Just a thought. If proven true, those of us who think that rising horizontal equality is desirable must find ways to make further progress, if not embraced, at least tolerated by those who think and feel that this kind of progress must be stopped, or – worse – reversed. Rekindling economic opportunities for those left behind by economic progress and globalization is crucial. If I had to choose one policy, it would be this: make college affordable to all. In poll after poll, in study after study, the more educated people are, the more they embrace horizontal equality in the US.


1. Washington Post, November 16, 2016.
2. The disproportional reaping by the top 1% in the United States has been eloquently described by University of California, Berkeley economist Emmanuel Saez in “Striking it Richer: The Evolution of Top Incomes in the United States,” June 30, 2016. Saez finds that, for example, “Bottom 99% incomes grew by 3.9% from 2014 to 2015, the best annual growth rate since 1999. Top 1% incomes grew even faster by 7.7% from 2014 to 2015.”
3. Tyler Cowen, the author of the blog “Marginal Revolution,” expressed a similar conjecture in reference to attitudes towards women.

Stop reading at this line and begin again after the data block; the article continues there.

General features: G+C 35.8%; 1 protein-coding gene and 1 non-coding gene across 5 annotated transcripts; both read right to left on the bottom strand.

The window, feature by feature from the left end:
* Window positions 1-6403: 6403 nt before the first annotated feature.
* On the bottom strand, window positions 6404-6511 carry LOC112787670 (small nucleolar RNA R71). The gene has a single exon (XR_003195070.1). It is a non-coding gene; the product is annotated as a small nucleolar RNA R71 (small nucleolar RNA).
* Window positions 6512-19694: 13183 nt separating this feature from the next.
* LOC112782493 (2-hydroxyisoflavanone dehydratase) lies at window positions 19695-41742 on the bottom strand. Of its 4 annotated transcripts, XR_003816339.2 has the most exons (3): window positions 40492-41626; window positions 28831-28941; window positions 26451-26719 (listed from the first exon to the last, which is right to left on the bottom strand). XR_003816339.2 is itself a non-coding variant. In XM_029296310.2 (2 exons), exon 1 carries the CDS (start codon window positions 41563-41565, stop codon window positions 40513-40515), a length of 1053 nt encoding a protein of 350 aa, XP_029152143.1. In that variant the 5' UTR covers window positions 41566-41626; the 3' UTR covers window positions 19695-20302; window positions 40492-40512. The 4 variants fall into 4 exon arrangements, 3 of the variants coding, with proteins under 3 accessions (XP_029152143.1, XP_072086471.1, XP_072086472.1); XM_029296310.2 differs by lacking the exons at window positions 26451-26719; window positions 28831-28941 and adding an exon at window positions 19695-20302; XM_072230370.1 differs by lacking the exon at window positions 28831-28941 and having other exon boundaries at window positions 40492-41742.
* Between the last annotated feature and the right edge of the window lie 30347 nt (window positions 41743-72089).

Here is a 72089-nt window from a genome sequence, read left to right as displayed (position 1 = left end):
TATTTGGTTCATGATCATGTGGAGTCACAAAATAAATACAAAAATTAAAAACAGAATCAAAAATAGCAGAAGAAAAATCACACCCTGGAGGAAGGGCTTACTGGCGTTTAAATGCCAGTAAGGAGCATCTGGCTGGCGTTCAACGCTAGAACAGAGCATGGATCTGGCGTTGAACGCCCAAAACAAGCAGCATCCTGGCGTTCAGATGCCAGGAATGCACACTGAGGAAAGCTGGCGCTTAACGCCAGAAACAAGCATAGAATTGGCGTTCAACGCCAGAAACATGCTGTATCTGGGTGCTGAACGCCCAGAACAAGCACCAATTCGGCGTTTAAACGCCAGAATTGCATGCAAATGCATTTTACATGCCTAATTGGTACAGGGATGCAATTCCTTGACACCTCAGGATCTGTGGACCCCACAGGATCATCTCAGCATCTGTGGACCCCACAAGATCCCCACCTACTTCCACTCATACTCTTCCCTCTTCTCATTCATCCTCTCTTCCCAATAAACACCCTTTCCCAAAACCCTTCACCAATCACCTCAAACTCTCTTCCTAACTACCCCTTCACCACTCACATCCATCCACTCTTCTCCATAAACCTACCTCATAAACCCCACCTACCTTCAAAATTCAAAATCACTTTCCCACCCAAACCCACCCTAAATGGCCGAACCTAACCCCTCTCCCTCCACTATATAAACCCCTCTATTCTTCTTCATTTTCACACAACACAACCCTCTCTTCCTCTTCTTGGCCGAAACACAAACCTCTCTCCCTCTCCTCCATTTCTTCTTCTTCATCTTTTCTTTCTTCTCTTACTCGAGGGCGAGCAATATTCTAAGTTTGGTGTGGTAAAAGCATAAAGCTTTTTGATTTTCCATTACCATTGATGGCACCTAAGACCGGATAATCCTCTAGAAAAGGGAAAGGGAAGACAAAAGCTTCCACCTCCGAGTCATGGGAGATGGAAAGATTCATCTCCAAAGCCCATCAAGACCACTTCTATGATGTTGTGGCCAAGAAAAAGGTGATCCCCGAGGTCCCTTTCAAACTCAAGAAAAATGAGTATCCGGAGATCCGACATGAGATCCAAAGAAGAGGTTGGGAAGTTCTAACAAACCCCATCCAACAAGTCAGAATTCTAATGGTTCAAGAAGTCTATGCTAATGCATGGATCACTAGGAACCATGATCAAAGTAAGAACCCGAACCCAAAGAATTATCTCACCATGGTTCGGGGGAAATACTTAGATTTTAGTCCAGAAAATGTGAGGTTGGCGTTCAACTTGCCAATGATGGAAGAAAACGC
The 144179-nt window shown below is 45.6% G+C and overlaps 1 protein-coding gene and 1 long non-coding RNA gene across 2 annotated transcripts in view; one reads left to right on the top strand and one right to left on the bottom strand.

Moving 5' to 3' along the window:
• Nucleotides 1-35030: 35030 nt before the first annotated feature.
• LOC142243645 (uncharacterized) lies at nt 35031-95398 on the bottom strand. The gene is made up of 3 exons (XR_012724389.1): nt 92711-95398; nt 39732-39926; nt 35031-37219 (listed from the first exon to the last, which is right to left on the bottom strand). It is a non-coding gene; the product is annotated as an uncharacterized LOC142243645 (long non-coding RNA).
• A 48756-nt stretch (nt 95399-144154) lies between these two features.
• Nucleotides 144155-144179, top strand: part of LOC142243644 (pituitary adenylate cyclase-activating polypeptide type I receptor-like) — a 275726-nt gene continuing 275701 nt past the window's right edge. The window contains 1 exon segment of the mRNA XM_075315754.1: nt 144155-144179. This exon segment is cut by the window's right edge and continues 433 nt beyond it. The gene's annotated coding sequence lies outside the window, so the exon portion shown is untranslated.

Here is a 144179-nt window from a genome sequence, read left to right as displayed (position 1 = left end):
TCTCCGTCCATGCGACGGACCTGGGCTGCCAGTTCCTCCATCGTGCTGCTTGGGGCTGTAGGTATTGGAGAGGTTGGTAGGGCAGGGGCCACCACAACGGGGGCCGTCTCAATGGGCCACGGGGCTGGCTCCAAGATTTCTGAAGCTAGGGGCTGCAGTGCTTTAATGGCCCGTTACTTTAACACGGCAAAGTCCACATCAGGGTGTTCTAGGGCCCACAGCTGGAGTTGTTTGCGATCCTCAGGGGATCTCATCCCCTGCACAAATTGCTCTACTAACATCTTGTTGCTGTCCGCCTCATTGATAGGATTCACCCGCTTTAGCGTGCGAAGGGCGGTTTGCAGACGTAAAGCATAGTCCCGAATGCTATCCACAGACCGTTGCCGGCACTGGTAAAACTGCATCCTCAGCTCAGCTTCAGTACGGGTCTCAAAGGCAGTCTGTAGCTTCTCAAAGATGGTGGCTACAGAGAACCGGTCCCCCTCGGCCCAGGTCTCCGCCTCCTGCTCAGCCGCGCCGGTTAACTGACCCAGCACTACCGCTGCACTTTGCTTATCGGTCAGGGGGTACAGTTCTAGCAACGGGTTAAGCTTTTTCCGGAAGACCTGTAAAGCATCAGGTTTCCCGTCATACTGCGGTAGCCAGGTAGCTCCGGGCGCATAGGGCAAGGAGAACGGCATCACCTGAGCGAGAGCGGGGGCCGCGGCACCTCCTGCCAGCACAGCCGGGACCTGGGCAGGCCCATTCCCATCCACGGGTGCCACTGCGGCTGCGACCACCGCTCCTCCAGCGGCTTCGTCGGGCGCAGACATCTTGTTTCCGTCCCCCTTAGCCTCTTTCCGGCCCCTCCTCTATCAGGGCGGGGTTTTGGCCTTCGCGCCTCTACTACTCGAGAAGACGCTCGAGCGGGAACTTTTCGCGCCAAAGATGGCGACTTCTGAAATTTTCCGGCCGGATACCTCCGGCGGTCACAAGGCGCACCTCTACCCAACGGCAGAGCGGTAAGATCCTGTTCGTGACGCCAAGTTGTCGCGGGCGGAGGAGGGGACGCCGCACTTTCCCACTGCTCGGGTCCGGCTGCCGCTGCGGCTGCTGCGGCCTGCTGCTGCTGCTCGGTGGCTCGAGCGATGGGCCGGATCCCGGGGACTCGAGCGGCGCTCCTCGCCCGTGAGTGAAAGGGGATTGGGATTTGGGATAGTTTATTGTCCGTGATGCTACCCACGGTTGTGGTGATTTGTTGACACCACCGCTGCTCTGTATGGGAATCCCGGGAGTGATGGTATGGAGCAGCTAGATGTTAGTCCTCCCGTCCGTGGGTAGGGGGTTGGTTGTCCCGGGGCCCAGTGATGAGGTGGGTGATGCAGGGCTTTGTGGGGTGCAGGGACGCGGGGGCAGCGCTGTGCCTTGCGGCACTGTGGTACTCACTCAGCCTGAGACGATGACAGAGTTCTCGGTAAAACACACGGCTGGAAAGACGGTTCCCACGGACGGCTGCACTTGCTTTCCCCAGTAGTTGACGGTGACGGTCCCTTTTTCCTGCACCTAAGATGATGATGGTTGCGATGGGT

4. “Increasingly Affluent, Educated and Diverse,” Nielsen, 2015.
8. One-third of Americans feel that there is a lot of conflict between their religious beliefs and homosexuality. In this group, opposition to same-sex marriage outweighs support by more than two-to-one.
9. Case, Anne and Angus Deaton (2015). “Rising Morbidity and Mortality in Midlife among White Non-Hispanic Americans in the 21st Century.” Proceedings of the National Academy of Sciences Vol. 112 (49); 15078-83.
10. Graham, Carol. Happiness for All? Unequal Hopes and Lives in Pursuit of the American Dream (Princeton University Press, forthcoming).


  • Nora Lustig

    Senior Associate Research Fellow - Director of the CEQ Institute (CEQI) - Samuel Z. Stone Chair of Latin American Economics





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Chantalle Verna to Present Research on U.S. and Haitian Relationships in Post-Occupation Haiti

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Join us at the Stone Center for Latin American Studies in welcoming Dr. Chantalle Verna for a talk on her book Haiti and the Uses of America: Post- U.S. Occupation Promises on April 26, 2018, at 6:00 PM.